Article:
Edward Snowden 'likely to have left Russia'

Source tells Interfax news agency that fugitive US whistleblower may have already left the country.

Last Modified: 24 Jun 2013 14:45
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US whistleblower Edward Snowden "has most likely already left Russia", according to the Russian news agency Interfax.

"He could have left by a different plane," a source was quoted as saying, pointing out that Snowden might be on an aircraft other than the Moscow-Havana flight of 10:05GMT that he was widely expected to take earlier on Monday.

Ecuador earlier said it had received a request for political asylum from Snowden, the fugitive US intelligence contractor, adding that the application was still being "analysed" with no decisions taken yet.

He was expected to fly to Ecuador via Cuba provided he got a positive reply to his asylum request.

Meanwhile, the White House asked the Russian government to "look at all options available" to send Snowden back to the US to face espionage charges. The call has not received a positive reponse.

The US secretary of state, John Kerry, said that ties with Russia and China could be affected, saying it would be "disappointed" if Snowden was allowed to board a plane. He said the US expected "reciprocity" from Russia because it had transported seven prisoners that Moscow wanted in the past two years.

"I wonder if Mr Snowden chose China and Russia as assistants in his flight from justice because they are such powerful bastions of internet freedom," Kerry said while on a trip to New Delhi.

Snowden, who has revealed secret documents on US internet and phone surveillance activities, flew from Hong Kong to Moscow on Sunday and was reported to have met the Ecuadorean ambassador in the Russian capital after applying for asylum.

Onward journey

Regarding Snowden's asylum request, Ecuador's foreign minister Ricardo Patino said: "We will make a decision... we are analysing it."

"It [the request] has to do with freedom of expression and the security of citizens around the world. We always act by principle not in our own interest. There are some governments who act more on their own interests, we do not," he added during an official visit to Vietnam.

Edward Snowden: Shooting the messenger?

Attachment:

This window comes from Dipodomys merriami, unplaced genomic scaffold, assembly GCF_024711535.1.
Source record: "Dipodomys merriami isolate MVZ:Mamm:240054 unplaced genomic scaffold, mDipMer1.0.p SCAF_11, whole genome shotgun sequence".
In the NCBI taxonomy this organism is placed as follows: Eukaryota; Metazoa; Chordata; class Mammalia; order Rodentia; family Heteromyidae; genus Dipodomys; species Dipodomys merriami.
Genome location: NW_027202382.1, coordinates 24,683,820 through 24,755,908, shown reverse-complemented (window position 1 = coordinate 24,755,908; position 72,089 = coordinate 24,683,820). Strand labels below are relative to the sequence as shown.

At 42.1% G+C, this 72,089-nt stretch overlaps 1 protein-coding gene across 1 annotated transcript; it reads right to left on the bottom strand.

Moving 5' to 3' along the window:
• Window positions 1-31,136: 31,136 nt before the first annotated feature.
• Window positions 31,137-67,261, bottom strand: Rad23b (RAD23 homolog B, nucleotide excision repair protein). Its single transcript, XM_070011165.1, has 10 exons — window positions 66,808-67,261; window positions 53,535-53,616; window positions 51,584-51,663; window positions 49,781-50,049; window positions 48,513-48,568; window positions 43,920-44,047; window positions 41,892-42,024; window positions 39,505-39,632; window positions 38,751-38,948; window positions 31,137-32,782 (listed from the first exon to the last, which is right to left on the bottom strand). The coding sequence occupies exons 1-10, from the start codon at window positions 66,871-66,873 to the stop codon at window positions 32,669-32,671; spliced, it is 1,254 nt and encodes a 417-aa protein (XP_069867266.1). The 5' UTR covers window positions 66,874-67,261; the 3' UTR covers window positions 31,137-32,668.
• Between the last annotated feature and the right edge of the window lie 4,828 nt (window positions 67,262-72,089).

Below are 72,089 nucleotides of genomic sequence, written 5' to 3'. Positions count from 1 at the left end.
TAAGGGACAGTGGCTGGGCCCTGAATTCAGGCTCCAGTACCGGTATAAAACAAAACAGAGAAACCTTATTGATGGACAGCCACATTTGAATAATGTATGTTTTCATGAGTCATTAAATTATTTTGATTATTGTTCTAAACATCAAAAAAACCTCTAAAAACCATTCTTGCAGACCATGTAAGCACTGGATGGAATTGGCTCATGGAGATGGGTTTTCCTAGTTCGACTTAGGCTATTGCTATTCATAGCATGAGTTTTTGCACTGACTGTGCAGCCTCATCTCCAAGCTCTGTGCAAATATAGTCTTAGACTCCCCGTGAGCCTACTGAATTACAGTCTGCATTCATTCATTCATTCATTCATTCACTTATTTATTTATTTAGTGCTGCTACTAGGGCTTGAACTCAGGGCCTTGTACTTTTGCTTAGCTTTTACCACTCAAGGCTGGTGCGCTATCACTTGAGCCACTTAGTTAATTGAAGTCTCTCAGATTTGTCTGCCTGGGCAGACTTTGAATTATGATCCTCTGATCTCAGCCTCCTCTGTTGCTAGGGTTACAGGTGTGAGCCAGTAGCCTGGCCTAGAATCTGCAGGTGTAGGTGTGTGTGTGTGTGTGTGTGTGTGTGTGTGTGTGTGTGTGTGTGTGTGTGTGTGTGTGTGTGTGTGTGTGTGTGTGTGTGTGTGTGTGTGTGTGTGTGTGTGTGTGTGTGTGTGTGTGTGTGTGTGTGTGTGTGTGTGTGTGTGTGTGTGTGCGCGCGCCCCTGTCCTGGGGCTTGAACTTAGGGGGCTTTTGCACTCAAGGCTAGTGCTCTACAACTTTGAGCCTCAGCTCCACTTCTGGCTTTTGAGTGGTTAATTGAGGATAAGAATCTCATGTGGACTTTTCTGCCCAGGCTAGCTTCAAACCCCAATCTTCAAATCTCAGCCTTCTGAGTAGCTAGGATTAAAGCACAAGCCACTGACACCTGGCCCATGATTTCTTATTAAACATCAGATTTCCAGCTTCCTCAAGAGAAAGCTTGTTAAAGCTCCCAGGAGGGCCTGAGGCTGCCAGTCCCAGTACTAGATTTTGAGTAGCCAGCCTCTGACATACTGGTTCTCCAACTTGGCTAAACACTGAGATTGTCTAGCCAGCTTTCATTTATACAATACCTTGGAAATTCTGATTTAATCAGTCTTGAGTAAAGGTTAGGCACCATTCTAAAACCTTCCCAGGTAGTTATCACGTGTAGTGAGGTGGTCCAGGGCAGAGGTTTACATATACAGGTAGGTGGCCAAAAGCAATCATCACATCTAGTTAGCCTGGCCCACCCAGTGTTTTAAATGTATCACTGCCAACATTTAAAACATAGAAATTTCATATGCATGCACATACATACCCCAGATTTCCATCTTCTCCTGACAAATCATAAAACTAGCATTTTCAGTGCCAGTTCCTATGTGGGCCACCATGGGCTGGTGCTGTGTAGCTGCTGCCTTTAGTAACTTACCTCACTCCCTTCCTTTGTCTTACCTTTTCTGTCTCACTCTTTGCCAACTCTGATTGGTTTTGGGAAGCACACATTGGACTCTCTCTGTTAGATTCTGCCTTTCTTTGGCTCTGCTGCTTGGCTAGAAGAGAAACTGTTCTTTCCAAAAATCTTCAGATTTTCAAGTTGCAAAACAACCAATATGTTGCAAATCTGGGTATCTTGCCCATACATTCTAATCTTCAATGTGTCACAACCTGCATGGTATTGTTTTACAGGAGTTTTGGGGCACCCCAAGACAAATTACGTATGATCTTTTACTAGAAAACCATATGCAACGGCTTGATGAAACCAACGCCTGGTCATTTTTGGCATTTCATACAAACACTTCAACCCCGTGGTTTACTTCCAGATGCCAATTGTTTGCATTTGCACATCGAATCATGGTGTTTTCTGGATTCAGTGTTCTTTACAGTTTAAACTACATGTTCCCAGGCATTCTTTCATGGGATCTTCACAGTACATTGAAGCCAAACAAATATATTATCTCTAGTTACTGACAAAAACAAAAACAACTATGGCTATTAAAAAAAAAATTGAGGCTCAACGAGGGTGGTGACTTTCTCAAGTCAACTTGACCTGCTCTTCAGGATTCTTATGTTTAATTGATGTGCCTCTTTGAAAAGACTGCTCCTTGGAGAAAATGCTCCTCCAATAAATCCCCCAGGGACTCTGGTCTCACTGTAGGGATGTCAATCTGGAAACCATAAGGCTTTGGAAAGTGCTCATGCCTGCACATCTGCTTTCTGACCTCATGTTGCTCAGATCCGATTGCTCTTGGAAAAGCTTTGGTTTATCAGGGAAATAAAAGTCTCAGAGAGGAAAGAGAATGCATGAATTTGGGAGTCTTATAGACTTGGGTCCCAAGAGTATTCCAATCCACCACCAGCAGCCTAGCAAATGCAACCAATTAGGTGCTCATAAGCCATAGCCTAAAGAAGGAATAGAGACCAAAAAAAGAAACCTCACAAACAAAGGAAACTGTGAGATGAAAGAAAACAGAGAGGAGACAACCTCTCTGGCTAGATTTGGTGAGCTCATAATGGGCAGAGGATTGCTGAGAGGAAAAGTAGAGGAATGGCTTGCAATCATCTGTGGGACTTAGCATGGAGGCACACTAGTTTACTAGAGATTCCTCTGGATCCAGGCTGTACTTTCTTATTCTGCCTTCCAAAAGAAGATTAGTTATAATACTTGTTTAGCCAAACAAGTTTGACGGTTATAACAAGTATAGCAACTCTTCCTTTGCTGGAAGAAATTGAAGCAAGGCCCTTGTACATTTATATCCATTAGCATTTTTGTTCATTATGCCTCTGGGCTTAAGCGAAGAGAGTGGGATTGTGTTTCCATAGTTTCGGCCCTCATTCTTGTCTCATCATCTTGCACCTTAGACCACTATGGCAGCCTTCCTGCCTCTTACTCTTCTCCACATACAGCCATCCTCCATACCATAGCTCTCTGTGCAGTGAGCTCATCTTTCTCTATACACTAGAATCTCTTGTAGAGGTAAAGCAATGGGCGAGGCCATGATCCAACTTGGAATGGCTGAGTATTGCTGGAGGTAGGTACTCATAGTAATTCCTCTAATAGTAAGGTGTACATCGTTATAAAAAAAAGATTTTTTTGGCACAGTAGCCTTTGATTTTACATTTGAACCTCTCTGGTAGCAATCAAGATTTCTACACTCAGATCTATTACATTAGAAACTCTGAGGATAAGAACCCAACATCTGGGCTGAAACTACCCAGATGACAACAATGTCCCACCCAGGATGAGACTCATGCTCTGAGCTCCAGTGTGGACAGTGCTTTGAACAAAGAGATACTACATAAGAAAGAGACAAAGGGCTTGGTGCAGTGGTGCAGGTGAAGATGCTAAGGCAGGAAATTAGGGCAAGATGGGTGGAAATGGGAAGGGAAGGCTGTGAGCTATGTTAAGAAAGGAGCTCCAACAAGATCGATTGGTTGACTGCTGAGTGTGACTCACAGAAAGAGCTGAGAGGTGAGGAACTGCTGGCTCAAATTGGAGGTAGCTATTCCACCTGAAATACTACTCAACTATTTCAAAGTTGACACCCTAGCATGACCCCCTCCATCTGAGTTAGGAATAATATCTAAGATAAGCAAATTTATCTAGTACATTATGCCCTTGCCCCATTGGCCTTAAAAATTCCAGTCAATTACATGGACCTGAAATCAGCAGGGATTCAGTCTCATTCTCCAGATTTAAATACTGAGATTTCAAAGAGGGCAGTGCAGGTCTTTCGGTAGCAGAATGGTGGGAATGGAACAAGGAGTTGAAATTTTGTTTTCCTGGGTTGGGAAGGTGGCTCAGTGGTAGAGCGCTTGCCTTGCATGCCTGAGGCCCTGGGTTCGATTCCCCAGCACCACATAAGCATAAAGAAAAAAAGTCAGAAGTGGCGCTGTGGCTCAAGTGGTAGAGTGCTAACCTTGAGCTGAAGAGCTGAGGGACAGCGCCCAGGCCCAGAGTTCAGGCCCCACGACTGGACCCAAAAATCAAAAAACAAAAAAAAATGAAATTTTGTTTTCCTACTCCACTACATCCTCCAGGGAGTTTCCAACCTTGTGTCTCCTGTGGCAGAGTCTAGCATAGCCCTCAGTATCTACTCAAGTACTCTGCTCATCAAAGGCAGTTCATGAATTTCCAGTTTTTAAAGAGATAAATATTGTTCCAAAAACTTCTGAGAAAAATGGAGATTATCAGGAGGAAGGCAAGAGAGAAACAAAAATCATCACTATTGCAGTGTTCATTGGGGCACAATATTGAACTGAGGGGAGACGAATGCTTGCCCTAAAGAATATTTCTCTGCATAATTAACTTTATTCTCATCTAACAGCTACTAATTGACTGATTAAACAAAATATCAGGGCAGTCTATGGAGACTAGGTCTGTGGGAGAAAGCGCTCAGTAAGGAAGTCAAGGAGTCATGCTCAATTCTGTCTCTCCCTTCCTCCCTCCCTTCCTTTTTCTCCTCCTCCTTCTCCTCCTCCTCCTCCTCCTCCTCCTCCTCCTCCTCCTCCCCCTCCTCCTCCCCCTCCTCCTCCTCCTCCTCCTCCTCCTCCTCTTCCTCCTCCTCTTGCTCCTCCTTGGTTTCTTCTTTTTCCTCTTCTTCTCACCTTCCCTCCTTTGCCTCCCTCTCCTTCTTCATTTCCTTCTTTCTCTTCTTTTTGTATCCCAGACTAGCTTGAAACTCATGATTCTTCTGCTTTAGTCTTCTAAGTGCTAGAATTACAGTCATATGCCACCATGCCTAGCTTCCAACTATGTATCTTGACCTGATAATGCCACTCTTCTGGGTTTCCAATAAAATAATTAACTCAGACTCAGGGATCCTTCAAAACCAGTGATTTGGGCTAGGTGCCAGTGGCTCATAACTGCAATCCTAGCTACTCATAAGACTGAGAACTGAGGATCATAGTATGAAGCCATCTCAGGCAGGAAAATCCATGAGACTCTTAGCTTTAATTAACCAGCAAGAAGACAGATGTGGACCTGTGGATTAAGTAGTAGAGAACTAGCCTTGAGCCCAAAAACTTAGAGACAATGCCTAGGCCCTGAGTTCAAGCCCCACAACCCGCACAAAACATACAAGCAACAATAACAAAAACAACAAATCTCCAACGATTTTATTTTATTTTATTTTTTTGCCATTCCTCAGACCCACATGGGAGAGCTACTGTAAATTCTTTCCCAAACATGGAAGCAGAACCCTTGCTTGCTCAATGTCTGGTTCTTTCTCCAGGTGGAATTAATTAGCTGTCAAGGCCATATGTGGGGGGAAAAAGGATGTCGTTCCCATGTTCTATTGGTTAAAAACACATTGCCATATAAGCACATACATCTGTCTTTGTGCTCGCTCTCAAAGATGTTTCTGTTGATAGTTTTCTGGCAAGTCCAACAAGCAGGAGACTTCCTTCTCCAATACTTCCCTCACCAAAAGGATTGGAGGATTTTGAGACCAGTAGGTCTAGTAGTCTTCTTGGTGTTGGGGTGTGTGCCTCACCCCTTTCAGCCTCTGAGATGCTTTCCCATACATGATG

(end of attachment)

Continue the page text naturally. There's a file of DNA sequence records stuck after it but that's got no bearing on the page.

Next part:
Earlier, Patino wrote on Twitter that Snowden had applied for asylum.

Meanwhile, anti-secrecy website WikiLeaks said in a sytatement, "Mr Snowden ... is bound for the Republic of Ecuador via a safe route for the purposes of asylum, and is being escorted by diplomats and legal advisers from WikiLeaks."

WikiLeaks founder Julian Assange is currently sheltered by Ecuador's embassy in London as he fights extradition to Sweden on sex assault charges, which might also lead him to be sent to the US, where he faces charges similar to Snowden's.

Al Jazeera's Peter Sharp said that Snowden did not have a legal passport as it was revoked by the US, adding that he had been using Ecuadorian documents to travel.

“He is looking for a country who can offer him a long-term asylum, because this is not going to end overnight,” Sharp said.

Snowden's application came days after Washington charged him with spying and espionage following his leak to western newspapers of the Prism spying programme run by his former employer, the National Security Agency.

US criticism

In a statement, Washington criticised Hong Kong and China for allowing Snowden to flee.

A statement by Hong Kong authorities earlier on Sunday said it had "not obtained adequate information" to handle a provisional arrest warrant for Snowden issued by the US.

Hong Kong, a former British colony, reverted to Chinese rule in 1997 but retains an independent legal system and its own extradition laws.

Leaks by Snowden revealed that the US had hacked Hong Kong and Chinese institutions.

Snowden also provided documents to the Guardian newspaper  that showed British spies were obtaining the contents of 600 million private communications a day by tapping the world's network of fibre-optic cables. They also passed the information to their US counterparts.

The intercepts include emails, telephone calls, Google searches and Facebook updates.


Al Jazeera and agencies
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